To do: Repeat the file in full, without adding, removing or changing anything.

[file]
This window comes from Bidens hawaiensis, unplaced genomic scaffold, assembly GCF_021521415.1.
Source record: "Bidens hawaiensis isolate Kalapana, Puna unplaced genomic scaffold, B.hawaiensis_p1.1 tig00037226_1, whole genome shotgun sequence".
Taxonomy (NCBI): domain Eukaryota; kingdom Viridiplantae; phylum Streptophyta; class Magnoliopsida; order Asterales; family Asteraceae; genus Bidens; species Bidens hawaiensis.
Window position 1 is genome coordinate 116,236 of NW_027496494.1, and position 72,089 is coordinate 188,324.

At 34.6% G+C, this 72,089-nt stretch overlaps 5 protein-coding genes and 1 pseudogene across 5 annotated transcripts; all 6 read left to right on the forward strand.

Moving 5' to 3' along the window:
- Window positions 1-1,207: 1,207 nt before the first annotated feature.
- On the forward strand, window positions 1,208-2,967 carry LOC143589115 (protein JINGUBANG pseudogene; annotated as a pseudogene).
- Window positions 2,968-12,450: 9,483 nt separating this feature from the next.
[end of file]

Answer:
This window comes from Bidens hawaiensis, unplaced genomic scaffold, assembly GCF_021521415.1.
Source record: "Bidens hawaiensis isolate Kalapana, Puna unplaced genomic scaffold, B.hawaiensis_p1.1 tig00037226_1, whole genome shotgun sequence".
Taxonomy (NCBI): domain Eukaryota; kingdom Viridiplantae; phylum Streptophyta; class Magnoliopsida; order Asterales; family Asteraceae; genus Bidens; species Bidens hawaiensis.
Window position 1 is genome coordinate 116,236 of NW_027496494.1, and position 72,089 is coordinate 188,324.

At 34.6% G+C, this 72,089-nt stretch overlaps 5 protein-coding genes and 1 pseudogene across 5 annotated transcripts; all 6 read left to right on the forward strand.

Moving 5' to 3' along the window:
- Window positions 1-1,207: 1,207 nt before the first annotated feature.
- On the forward strand, window positions 1,208-2,967 carry LOC143589115 (protein JINGUBANG pseudogene; annotated as a pseudogene).
- Window positions 2,968-12,450: 9,483 nt separating this feature from the next.